WHAT IS HOME EXCHANGING?
Jill and Henry Warner have participated in six home exchanges to date. What exactly is a “home exchange”? We literally trade our home with some other party for a relatively short duration like a week or two. Of the six exchanges we have done so far, five have been simultaneous. This means that the trading party occupied our house while we stayed in theirs. We have done one non-simultaneous exchange, which is facilitated by having a second home or elsewhere to be during the exchange.
What are the pros and cons of home exchanging? Well, for starters, your accommodations are pretty much free. Free in the sense of not having to pay a daily or weekly rate to visit some distant location. However, you still have to get there, buy food and generally rent a car, depending on your destination and/or the willingness to also exchange vehicles.
Some parties think nothing of exchanging vehicles. We tried it once, but have convinced ourselves that it is better to just rent a car. The single time that we did a car exchange, it was with a family in the UK. As it turned out, our car was unquestionably nicer than theirs and theirs had no air conditioning. It never occurred to us to worry about A/C while traveling to England (isn’t it always cool and damp there?), but it just so happened that we were there during a record-setting heat wave. Plus, in our mind, exchanging vehicles is a higher risk proposition than exchanging a house.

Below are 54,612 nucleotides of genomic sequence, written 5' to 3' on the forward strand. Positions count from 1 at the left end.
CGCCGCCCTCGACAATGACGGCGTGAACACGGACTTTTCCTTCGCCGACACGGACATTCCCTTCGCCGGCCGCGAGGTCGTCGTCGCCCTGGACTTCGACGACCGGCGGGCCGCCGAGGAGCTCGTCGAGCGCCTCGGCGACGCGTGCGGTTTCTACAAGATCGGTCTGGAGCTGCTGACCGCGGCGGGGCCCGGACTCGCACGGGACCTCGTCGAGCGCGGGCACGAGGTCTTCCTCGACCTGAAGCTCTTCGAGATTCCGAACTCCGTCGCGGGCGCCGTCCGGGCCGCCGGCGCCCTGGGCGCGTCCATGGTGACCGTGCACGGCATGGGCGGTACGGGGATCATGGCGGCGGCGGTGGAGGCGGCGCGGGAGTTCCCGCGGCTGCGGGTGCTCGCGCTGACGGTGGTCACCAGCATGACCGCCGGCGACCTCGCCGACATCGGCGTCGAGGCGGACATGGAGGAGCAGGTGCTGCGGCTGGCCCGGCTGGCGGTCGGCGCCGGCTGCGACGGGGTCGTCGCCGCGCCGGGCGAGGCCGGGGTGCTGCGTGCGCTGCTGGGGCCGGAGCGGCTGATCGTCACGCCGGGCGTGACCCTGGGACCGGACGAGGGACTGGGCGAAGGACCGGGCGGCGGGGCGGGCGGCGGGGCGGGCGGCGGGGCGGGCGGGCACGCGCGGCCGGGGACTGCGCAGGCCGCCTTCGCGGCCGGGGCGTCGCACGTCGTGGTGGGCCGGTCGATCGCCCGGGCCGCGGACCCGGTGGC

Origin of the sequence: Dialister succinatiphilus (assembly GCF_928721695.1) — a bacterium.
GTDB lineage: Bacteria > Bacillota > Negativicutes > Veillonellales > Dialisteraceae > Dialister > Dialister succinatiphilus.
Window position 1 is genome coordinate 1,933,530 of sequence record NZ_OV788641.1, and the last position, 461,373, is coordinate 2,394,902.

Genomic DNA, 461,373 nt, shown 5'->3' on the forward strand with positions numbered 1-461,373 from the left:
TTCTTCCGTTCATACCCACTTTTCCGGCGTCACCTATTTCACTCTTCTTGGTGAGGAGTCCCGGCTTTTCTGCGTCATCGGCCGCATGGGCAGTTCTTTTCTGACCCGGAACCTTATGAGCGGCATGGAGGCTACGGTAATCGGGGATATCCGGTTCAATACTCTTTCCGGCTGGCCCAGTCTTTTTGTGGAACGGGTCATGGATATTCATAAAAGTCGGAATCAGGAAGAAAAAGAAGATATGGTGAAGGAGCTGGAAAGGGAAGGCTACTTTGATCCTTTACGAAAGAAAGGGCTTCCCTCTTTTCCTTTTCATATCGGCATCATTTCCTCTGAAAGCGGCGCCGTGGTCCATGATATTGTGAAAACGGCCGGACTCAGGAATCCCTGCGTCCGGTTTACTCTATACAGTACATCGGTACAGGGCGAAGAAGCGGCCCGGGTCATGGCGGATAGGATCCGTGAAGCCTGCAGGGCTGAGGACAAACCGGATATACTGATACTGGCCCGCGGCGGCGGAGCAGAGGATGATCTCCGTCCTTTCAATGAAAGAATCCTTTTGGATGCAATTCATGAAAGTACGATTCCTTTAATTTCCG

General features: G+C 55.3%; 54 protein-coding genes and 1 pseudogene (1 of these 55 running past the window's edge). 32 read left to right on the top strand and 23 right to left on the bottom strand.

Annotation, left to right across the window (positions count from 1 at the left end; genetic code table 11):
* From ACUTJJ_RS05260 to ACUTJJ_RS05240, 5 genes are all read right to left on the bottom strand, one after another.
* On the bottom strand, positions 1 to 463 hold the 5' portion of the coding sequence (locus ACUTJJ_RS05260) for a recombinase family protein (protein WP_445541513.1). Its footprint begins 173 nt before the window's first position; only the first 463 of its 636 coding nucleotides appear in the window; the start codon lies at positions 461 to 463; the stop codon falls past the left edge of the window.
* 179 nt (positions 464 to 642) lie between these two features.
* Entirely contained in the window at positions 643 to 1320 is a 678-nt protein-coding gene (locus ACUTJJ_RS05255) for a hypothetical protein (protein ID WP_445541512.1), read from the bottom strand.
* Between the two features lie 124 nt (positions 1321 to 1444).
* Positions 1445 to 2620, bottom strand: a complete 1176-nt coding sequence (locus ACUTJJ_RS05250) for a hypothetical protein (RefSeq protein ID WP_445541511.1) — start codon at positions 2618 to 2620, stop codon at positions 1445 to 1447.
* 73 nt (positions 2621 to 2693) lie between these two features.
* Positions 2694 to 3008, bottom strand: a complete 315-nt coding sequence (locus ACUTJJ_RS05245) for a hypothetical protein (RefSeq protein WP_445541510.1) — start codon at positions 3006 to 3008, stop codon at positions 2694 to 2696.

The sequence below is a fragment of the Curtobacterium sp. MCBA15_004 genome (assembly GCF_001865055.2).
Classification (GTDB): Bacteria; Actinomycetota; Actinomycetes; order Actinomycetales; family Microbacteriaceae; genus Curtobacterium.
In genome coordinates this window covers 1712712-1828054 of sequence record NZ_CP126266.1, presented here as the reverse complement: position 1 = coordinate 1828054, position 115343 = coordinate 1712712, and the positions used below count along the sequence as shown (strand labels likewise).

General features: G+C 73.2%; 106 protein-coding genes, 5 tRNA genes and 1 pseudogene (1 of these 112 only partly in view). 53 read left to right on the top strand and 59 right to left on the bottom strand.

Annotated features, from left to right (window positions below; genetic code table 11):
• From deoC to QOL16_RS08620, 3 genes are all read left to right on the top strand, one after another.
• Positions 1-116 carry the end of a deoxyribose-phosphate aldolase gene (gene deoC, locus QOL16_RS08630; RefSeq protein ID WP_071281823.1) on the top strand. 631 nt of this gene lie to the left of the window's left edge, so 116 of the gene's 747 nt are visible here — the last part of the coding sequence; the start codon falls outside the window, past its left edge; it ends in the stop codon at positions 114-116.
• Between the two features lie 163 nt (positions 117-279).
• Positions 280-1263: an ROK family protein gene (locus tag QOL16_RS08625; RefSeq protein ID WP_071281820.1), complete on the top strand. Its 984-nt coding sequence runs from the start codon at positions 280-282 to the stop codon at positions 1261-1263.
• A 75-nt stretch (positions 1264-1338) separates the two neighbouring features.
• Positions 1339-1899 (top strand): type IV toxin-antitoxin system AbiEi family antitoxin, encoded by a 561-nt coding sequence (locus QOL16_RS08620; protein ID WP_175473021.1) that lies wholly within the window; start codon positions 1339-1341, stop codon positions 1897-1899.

Speaking of risk, isn’t it pretty risky to allow strangers to stay in your home? I suppose it could be if they are truly strangers, so the key in my mind is to make sure that some level of a relationship has been established beforehand. Every exchange we have done included many rounds of emailing back and forth and telephone calls as well.
To start with, it helps to remind yourself that the exchange is a two-way street. Yes, there are “strangers” staying in your house. But the exact same thing is happening at their house – there are “strangers” staying there too!
We belong to a popular home exchange website that has tens of thousands worldwide members. Each member can post multiple pictures of their home, neighborhood and nearby attractions, plus provide detailed text descriptions. Sort of like a dating website.